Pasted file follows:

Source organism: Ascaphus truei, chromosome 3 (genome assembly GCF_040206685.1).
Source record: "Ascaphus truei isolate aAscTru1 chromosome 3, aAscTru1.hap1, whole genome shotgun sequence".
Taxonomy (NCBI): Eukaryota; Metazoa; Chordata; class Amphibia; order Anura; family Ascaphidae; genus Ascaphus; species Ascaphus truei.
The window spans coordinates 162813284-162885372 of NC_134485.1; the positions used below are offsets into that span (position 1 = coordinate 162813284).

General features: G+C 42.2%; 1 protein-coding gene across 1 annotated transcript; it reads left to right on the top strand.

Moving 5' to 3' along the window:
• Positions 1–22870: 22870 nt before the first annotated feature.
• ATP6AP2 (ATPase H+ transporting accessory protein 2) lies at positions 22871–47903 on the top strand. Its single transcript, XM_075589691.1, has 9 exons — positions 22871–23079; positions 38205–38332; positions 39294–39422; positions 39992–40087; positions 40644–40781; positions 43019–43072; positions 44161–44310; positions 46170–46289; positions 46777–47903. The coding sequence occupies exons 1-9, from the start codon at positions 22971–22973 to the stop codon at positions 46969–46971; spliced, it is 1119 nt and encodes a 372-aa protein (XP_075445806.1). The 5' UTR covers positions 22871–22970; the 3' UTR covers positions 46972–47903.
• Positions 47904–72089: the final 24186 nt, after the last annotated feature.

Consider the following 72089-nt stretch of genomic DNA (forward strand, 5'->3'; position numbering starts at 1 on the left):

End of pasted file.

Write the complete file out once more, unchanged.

Source organism: Ascaphus truei, chromosome 3 (genome assembly GCF_040206685.1).
Source record: "Ascaphus truei isolate aAscTru1 chromosome 3, aAscTru1.hap1, whole genome shotgun sequence".
Taxonomy (NCBI): Eukaryota; Metazoa; Chordata; class Amphibia; order Anura; family Ascaphidae; genus Ascaphus; species Ascaphus truei.
The window spans coordinates 162813284-162885372 of NC_134485.1; the positions used below are offsets into that span (position 1 = coordinate 162813284).

General features: G+C 42.2%; 1 protein-coding gene across 1 annotated transcript; it reads left to right on the top strand.

Moving 5' to 3' along the window:
• Positions 1–22870: 22870 nt before the first annotated feature.
• ATP6AP2 (ATPase H+ transporting accessory protein 2) lies at positions 22871–47903 on the top strand. Its single transcript, XM_075589691.1, has 9 exons — positions 22871–23079; positions 38205–38332; positions 39294–39422; positions 39992–40087; positions 40644–40781; positions 43019–43072; positions 44161–44310; positions 46170–46289; positions 46777–47903. The coding sequence occupies exons 1-9, from the start codon at positions 22971–22973 to the stop codon at positions 46969–46971; spliced, it is 1119 nt and encodes a 372-aa protein (XP_075445806.1). The 5' UTR covers positions 22871–22970; the 3' UTR covers positions 46972–47903.
• Positions 47904–72089: the final 24186 nt, after the last annotated feature.

Consider the following 72089-nt stretch of genomic DNA (forward strand, 5'->3'; position numbering starts at 1 on the left):